Hello there! I'm Dr. Vinifera, but you can call me Vinny. Ask me your toughest wine questions, from the fine points of etiquette to the science of winemaking. And don't worry, I'm no wine snob—you can also ask me those "dumb questions" you're too embarrased to ask your wine geek friends! I hope you find my answers educational, empowering and even amusing. And don't forget to check out my most asked questions and my full archives for all my Q&A classics.
Dear Dr. Vinny,
Why do winemakers valuate the altitude of their vineyards? Is there any difference or comparison to sea level?
—Carlos, Porto Alegre, Brazil
The biggest difference in wines from high altitudes is the climate; it is generally cooler (especially at night) than at lower elevations. This translates to a longer growing season, allowing the grapes to ripen slowly and evenly, often at lower alcohol percentages. There is also frequently a difference in soil type; high-altitude vineyards often have poorer, rockier soils, with fewer nutrients and better drainage. Together, these factors often result in smaller berries with thicker skins, thus producing lower yields and more concentrated, tannic wines.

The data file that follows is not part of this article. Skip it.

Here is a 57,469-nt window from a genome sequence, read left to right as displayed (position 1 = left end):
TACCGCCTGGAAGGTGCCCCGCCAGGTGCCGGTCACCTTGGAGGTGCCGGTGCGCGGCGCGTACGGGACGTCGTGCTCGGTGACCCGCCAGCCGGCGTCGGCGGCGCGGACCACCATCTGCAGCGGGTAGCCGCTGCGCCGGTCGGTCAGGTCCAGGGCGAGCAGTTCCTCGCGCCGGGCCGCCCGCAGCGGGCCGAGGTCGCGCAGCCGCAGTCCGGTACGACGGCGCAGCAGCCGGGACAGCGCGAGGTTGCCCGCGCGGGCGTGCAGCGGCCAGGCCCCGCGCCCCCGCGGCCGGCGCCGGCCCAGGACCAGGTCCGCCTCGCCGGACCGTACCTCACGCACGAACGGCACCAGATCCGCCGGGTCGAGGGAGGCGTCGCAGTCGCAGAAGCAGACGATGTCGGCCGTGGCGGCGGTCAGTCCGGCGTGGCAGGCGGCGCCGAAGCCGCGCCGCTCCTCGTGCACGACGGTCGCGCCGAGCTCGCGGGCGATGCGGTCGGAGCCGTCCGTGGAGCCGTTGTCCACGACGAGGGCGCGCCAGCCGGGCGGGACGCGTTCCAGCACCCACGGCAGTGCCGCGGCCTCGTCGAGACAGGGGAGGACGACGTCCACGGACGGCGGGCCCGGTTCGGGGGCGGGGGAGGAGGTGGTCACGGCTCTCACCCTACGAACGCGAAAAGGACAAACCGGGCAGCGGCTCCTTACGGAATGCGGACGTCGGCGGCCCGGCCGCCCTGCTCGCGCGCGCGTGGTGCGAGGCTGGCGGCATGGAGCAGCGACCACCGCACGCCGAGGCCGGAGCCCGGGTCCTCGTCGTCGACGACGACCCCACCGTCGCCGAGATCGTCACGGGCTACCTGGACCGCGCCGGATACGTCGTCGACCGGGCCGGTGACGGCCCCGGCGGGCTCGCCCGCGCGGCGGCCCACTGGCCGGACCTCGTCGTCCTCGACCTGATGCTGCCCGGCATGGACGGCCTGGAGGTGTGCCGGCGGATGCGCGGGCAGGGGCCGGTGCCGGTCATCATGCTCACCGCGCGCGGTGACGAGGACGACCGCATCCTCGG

Logistically, mountain vineyards can be a nightmare. Water, electricity and roads are hard to engineer. Steep terrains are difficult to develop, rocks get in the way, the wind whips around and the soils can be less fertile. It's quite an accomplishment to get a high-altitude vineyard. So sometimes when a winemaker is talking about the virtues of their high-altitude vineyard, it could be they are simply proud of putting in the effort to cultivate one.